© 2005-2012 American Society of Clinical Oncology (ASCO). All rights reserved worldwide.
June 3, 2007
Results of a new study show that the majority of survivors of childhood cancer do not receive specialized long-term medical care, even though they are known to be at high risk for long-term health problems.
Previous studies have found that approximately two-thirds of childhood cancer survivors develop at least one chronic health condition because of their cancer or cancer treatment. These health conditions include secondary cancers, heart problems, lung disease, stroke, and premature menopause. This is the first study to look in detail at how childhood cancer survivors access health care.
In this study, 8,552 members of the Childhood Cancer Survivor Study (CCSS) completed a questionnaire about the health care they received within the last two years. The CCSS is a research program sponsored by the National Cancer Institute that follows people who survived at least five years after being diagnosed with cancer between 1970 and 1986. On average, the participants were seven years old when they were diagnosed with cancer and 31 years old when they were surveyed. Health-care experience in the study was classified as general care, cancer-related care (medical care directly related to a previous cancer diagnosis and treatment), risk-based care (medical care that addressed the risks faced by all cancer survivors), and optimal risk-based, cancer-related care (medical care to manage the long-term health risks of cancer and its treatment before the risks become serious health problems). A subgroup of risk-based cancer-related care was defined for patients at high risk for breast cancer (those who received radiation therapy to the chest and were older than 27) or heart problems (those who received high doses of a class of drugs called anthracyclines, such as doxorubicin [Adriamycin, Rubex], or an anthracycline plus radiation therapy to the chest).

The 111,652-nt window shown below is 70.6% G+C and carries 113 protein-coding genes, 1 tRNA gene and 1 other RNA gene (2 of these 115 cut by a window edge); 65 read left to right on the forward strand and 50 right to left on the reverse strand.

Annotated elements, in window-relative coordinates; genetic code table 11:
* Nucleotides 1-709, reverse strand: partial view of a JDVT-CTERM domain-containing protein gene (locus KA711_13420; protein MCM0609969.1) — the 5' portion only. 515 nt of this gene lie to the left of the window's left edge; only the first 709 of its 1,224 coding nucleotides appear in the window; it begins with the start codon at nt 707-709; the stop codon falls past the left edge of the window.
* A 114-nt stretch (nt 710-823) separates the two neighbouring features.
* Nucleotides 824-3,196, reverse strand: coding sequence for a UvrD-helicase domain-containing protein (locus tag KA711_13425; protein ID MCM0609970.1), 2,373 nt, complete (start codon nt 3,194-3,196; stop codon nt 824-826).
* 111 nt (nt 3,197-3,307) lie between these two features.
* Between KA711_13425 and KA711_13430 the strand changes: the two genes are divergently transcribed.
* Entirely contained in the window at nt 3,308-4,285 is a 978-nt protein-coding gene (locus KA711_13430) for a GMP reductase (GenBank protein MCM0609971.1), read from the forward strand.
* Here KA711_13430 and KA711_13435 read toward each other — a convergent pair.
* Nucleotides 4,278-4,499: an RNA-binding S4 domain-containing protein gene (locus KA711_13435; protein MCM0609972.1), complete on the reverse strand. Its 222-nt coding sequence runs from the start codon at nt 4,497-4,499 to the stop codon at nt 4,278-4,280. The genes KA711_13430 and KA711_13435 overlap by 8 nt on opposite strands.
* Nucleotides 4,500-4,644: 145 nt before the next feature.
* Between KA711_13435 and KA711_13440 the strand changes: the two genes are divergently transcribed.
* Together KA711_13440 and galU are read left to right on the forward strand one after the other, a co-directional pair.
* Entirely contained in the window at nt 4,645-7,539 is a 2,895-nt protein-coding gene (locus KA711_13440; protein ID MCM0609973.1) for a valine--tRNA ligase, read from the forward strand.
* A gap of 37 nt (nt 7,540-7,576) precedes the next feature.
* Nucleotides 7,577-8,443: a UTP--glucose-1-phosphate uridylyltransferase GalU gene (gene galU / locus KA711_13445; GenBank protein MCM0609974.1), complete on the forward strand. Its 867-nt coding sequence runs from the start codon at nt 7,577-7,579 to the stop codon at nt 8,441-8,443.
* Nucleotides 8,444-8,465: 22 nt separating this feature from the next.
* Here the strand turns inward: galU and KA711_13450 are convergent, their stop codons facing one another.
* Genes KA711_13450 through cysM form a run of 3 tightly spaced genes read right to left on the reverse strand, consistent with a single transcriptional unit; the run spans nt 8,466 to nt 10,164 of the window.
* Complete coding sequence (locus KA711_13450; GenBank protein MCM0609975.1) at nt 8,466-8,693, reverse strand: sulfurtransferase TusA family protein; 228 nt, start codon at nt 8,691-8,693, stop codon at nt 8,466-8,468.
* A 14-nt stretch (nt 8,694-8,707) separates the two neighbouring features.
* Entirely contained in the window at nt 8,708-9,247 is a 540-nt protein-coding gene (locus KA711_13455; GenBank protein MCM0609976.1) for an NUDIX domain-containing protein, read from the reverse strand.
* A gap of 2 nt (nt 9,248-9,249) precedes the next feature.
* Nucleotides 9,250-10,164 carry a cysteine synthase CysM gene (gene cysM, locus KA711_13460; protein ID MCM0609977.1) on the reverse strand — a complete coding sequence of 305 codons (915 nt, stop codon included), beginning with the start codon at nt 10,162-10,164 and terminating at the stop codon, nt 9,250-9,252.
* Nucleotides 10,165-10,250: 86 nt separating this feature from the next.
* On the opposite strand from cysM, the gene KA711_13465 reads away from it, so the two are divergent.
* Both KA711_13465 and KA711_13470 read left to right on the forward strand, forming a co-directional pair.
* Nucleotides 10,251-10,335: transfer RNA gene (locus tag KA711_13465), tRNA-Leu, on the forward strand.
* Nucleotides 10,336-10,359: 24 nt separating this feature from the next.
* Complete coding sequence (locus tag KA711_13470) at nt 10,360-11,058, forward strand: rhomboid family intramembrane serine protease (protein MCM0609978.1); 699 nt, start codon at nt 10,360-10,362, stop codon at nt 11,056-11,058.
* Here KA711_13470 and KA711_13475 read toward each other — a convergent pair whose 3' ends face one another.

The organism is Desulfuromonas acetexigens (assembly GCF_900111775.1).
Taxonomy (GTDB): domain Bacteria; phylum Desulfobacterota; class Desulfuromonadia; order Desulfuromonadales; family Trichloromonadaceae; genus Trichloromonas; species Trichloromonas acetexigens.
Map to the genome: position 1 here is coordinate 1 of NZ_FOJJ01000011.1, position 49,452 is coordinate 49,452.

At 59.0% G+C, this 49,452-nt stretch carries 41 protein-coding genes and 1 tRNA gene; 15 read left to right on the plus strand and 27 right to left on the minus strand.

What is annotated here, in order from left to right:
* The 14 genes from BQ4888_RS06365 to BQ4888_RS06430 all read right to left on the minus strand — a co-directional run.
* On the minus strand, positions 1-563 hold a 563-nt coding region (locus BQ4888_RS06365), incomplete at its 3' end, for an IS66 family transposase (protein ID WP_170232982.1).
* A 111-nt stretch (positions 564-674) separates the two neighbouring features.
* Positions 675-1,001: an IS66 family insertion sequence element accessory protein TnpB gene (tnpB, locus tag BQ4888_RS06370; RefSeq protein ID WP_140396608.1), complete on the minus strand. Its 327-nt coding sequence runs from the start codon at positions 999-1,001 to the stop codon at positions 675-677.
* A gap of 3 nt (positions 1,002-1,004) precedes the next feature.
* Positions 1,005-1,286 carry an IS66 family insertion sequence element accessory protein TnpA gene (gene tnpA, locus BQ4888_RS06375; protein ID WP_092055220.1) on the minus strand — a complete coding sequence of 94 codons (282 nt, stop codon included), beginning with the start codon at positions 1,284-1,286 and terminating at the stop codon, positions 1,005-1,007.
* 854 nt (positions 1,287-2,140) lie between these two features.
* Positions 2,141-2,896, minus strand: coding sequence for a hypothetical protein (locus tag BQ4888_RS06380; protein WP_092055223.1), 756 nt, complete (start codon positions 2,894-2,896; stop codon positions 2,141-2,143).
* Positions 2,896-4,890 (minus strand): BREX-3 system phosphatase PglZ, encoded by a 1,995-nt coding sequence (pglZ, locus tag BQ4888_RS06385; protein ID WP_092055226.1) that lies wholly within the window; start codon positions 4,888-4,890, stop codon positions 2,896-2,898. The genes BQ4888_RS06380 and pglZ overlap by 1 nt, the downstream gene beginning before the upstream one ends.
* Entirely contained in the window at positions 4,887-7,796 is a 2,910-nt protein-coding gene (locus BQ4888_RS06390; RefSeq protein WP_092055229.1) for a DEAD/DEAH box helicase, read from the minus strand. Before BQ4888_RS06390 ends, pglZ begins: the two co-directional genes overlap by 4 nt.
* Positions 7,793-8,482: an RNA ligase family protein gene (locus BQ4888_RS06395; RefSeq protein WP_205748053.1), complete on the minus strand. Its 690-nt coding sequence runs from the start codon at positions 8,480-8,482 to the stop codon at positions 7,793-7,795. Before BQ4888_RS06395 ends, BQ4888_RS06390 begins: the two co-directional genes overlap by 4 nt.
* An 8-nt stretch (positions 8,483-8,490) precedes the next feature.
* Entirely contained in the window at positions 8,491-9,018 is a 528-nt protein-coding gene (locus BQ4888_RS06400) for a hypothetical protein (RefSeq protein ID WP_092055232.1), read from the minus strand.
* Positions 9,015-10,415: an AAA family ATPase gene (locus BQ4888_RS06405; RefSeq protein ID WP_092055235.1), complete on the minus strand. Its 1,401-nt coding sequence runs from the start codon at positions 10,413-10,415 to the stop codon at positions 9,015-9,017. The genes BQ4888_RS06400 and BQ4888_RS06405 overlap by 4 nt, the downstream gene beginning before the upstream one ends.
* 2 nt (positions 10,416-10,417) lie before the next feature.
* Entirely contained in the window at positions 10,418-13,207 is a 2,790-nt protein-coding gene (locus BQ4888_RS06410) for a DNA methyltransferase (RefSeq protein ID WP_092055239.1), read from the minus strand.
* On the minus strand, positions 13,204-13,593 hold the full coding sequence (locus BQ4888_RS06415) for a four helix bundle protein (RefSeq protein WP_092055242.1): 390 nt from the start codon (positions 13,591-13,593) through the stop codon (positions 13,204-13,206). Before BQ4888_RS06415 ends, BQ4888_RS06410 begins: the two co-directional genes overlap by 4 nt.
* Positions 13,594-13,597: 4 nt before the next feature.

Of those surveyed, 88% had received medical care of any kind in the previous two years, 14% reported receiving cancer-related care, and 18% said they received risk-based care. Among patients at increased risk for breast cancer or heart problems, 49% reported having received a mammogram (an x-ray of the breast), and 28% reported having received an echocardiogram (a test that uses sound waves to evaluate the heart). Current guidelines recommend that all cancer survivors at risk for breast cancer have a mammogram every year starting at age 25 and those at risk for heart disease have an echocardiogram every one to two years.
"We were disappointed by these findings," said Paul Nathan, MD, a staff oncologist at the Hospital for Sick Children in Toronto, Canada, and the study's lead author. "Breast cancer and heart problems are conditions that, while not entirely preventable, are treatable if they are picked up early. But we found that the majority of patients are not getting the tests they need to be diagnosed in a timely manner."
What This Means for Patients
It is important for all survivors of childhood cancer to be aware of their increased health risks, such as heart problems and second cancers. Survivors should tell their primary care doctors that they have been treated for cancer, and, if possible, have a record of the drugs and doses of chemotherapy and radiation therapy used. The Children's Oncology Group published long-term follow-up guidelines for survivors of childhood, adolescent, and young adult cancers at www.survivorshipguidelines.org.